We have come to believe that a primary focus on transforming classroom practice is misguided. Regarding the promise of school reform, Sarason (1995) wrote:
My present point of view is suffused with pessimism if only because for the past thirty years I have seen no signs that reformers (and, therefore, the public) have started with a reexamination of the purposes for schooling. More correctly, they start with the present structure and seek to make it do what it patently cannot do and has never done. (p. 125)
Both bottom-up and top-down approaches to reform have taken the existing structure of the educational system for granted. Thus, the reform efforts amount to no more than tinkering (Tyack & Cuban, 1997). Even the systemic reform efforts supported by the National Science Foundation were tinkeringthey simply tried to tinker with all parts of the system at once, but they did not question the overall system or its organization. Sarason suggested that reform begin with a renegotiation of the overarching purpose of schooling and a corresponding change in school governance structure. This should also include a corresponding change in approach to assessment and accountability.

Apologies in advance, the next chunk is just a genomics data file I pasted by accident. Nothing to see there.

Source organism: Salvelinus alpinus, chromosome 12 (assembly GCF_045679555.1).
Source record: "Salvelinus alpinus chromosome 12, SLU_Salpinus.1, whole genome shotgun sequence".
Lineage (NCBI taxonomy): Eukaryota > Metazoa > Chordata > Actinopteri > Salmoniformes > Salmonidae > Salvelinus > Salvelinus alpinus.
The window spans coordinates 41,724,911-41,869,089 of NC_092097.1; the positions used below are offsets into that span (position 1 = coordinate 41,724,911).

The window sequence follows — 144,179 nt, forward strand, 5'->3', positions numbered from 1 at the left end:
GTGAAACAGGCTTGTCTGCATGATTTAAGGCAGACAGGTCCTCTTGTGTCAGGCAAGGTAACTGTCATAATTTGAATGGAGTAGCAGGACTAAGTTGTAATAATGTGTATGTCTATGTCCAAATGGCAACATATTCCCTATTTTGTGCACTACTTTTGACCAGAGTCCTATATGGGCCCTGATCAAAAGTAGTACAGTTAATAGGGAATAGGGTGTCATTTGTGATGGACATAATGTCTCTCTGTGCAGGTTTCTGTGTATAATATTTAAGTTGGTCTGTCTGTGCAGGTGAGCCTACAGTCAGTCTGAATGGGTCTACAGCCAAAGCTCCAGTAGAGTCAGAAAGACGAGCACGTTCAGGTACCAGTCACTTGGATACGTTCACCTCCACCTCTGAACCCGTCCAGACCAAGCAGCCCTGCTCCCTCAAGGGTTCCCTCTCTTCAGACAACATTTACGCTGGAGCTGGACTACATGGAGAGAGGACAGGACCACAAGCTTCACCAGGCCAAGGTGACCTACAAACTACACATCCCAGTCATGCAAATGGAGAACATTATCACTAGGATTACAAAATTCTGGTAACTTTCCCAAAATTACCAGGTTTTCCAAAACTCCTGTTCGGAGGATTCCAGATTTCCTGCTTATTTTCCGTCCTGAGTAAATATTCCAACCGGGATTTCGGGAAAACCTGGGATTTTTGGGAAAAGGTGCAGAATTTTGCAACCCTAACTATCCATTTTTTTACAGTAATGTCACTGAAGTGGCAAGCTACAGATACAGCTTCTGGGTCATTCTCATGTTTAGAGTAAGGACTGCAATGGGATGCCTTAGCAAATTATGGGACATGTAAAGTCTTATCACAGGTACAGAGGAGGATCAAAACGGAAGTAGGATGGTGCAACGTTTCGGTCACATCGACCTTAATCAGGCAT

The largely taken-for-granted belief that the purpose of schooling is to prepare students for college and the workforce, thereby enabling the U.S. to maintain a dominant world position economically and militarily, stems from what we call a business-scientific view of schooling. This business-scientific view supports the development of rigorous standards of production and statistical quality control (via standardized tests). This view underlies state and national policies on standards, testing, and adequate yearly progress. Aside from the grouping of students into classes and allotment of time to different subjects and activities (i.e., structural regularities), school and district policies related to covering the standards and preparing for standardized tests are those that most impact teachers.